Steve Wynn’s 5-year-old tip-pooling program, which forces card dealers to share gratuities with their supervisors, violates Nevada law, a state District Court judge has ruled.
Clark County District Court Judge Kenneth Cory ruled that Michael Tanchek, Nevada’s former Labor Commissioner, erred in July 2010 when he determined the Wynn Resorts Ltd. policy passed legal muster.
Under Nevada law, employers can’t stop employees from dividing tips or gratuities among themselves or force workers to share tips with supervisors or employees in other kinds of jobs, Cory found.
A Wynn Resorts spokeswoman on Thursday said the company will appeal.
"Wynn respectfully disagrees … and intends to appeal the District Court’s rulings to uphold the more appropriate rulings and reasoning of the Labor commissioner," said Gregory Kamer, a Las Vegas attorney who represents Wynn Resorts.
Cory, who issued the ruling late Tuesday, ordered the case sent back to the Labor Commissioner’s office for further review. An appeal would send the case to the Nevada Supreme Court. It was unclear Thursday whether the Nevada Labor Commission would review the decision before it is heard by the high court.
Tanchek last year said the program was legal because Wynn Resorts did not retain the tips for its own use, nor did the casino operator gain a direct benefit because of the increased compensation earned by supervisors.
An attorney for the dealers on Thursday said he expected the state Supreme Court to confirm Cory’s ruling.
Las Vegas attorney Leon Greenberg said Cory also reinstated the lawsuit’s class action status.
"That’s a very important ruling," Greenberg said. "Any payment would not go to a limited group of dealers, but Wynn would have to pay all the dealers. The class action is very important to remedy the situation."
Attorneys for the dealers have argued that some $5 million per year is being diverted from dealers to supervisors. The program has been going on for five years, "so you can do the math," Greenberg said.
Kamer had argued that a minority of dealers pushed the lawsuit, and the majority of the company’s dealers were not involved in the dispute.
While tip sharing between employees and their supervisors has been implemented by other companies, introduction at Wynn Las Vegas and Encore was a first for hotel-casinos on the Strip. Wynn Las Vegas and Encore employ more than 1,000 full- and part-time dealers.
David G. Schwartz, director of the Center for Gaming Research at the University of Nevada, Las Vegas, said other casino operators in Las Vegas may have considered similar tip-pooling, but backed off for unknown reasons.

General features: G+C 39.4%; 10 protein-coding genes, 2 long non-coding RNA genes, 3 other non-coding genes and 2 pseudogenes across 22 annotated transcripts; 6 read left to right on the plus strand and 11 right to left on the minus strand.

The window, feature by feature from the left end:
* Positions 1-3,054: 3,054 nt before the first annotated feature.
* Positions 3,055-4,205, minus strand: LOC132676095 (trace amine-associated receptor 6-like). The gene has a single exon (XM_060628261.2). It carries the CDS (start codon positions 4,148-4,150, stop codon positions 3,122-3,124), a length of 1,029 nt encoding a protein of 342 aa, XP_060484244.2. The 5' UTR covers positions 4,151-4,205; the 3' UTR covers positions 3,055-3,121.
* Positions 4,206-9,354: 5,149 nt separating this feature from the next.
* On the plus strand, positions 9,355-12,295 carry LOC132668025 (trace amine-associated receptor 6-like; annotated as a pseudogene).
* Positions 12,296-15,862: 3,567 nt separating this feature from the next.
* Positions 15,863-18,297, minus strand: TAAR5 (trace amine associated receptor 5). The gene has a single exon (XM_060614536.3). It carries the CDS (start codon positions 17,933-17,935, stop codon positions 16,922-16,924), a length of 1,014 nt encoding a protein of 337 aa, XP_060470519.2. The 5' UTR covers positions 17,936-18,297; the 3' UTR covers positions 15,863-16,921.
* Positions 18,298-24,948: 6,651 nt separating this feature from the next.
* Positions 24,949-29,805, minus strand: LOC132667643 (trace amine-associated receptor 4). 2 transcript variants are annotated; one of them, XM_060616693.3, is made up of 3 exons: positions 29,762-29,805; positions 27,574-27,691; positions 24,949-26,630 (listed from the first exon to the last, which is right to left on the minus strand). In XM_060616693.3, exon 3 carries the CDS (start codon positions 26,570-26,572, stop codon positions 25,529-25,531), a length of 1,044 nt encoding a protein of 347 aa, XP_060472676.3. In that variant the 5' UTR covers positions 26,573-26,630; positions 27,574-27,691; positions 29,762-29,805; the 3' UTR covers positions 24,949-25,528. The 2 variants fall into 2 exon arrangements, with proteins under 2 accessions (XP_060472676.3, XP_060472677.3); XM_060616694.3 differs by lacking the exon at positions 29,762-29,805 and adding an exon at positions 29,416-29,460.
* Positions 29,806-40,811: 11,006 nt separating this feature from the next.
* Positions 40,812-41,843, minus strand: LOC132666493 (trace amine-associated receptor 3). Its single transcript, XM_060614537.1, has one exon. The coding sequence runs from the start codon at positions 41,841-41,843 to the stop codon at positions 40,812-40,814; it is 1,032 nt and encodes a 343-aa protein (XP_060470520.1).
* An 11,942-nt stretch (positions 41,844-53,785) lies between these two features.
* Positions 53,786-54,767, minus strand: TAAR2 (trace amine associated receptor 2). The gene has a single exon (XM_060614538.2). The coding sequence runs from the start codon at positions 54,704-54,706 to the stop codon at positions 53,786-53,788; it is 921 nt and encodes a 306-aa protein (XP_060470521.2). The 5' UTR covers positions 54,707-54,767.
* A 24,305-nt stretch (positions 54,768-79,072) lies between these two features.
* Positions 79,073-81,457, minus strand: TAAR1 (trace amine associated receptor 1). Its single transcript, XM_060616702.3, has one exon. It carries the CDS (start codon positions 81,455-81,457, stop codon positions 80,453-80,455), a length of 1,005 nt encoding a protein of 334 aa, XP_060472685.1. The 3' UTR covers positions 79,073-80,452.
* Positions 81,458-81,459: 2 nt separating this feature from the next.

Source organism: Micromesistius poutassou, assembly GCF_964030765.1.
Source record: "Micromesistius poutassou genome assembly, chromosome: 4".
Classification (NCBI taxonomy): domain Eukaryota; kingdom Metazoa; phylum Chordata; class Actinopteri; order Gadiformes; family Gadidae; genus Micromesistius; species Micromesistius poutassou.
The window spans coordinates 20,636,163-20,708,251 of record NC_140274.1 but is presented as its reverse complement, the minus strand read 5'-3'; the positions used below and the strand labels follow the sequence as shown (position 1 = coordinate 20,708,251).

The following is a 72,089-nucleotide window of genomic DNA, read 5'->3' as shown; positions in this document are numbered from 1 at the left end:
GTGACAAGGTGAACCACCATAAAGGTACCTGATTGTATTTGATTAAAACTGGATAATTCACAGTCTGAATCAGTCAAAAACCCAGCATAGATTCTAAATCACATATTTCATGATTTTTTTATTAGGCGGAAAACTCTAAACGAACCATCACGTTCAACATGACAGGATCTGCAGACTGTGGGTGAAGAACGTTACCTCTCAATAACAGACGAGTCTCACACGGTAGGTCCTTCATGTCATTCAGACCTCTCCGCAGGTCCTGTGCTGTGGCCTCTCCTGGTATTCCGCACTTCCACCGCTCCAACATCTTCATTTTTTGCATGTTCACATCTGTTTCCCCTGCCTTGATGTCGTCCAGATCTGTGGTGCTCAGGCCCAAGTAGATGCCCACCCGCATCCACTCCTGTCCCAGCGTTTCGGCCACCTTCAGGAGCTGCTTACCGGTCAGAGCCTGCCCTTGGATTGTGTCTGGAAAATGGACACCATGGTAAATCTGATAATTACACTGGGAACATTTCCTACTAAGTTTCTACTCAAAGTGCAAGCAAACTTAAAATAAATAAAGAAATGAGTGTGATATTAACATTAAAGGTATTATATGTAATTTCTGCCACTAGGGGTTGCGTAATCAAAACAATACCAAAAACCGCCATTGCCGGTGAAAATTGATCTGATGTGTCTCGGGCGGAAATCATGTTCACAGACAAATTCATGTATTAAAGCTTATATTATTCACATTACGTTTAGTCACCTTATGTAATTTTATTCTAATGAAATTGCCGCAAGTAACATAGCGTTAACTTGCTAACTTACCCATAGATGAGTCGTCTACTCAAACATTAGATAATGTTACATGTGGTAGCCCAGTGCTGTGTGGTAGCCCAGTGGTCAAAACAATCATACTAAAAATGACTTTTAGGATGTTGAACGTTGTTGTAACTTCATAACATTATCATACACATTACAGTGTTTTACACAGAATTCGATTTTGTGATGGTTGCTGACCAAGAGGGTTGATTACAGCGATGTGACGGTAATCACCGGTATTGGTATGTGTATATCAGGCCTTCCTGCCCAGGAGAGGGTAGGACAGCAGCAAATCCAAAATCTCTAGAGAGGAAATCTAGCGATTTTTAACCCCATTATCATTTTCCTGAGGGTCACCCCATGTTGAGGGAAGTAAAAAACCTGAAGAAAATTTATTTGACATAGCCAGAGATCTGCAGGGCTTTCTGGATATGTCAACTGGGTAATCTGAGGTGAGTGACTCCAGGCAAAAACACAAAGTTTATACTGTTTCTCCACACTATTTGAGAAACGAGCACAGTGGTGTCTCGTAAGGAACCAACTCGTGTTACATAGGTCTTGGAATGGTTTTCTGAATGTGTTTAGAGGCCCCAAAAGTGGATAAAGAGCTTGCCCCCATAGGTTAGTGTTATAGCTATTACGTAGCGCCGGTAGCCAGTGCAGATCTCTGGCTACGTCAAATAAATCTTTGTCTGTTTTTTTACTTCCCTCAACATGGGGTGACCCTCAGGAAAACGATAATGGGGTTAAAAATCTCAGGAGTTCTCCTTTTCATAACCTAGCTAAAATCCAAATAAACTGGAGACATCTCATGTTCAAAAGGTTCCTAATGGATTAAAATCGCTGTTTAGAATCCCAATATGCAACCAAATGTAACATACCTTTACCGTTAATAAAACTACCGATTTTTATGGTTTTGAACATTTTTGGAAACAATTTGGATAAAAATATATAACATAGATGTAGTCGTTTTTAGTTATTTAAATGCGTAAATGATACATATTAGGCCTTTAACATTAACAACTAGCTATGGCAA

Wynn is not the only American company dealing with lawsuits over tip sharing, however.
In September, a U.S. District Court in Minnesota approved a $1.25 million settlement between OSI Restaurant Partners LLC, the Tampa, Fla.-based parent of the Outback Steakhouse chain, and about 1,200 Outback Steakhouse servers in Minnesota.
In a lawsuit, the servers alleged that Outback unlawfully required them to share tips with bus staff and hosts. The class action lawsuit alleged tip-sharing violated a Minnesota Fair Labor Standards Act prohibition on employer-run and mandated tip pools.
Seattle-based Starbucks Corp. is also defending its policy against lawsuits in Massachusetts and Texas.
When the tip-sharing program was implemented at Wynn Las Vegas and Encore, Wynn said he wanted to equalize the incomes of dealers and their supervisors. Dealers on the Strip tend to earn more than their supervisors because of tips.
In protest of the tip policy, dealers at Wynn voted to unionize through the New York-based Transport Workers Union of America in 2008. Last November, Wynn dealers overwhelmingly approved the resorts’ first-ever labor contract, which includes tip sharing.
The legal fight over tip-sharing policies has been "going on for some time," said Ruben Garcia, a law professor at UNLV’s William S. Boyd School of Law. "Companies have suffered negative rulings in California, where judges have ruled tip sharing violates state labor laws."
Garcia pointed out that the Nevada Supreme Court has never allowed a mandatory tip-pooling policy that extends beyond the dealer-only pool.
"It’s going to be up to the state Supreme Court to resolve the issue," he said.
Contact reporter Chris Sieroty at firstname.lastname@example.org or 702-477-3893.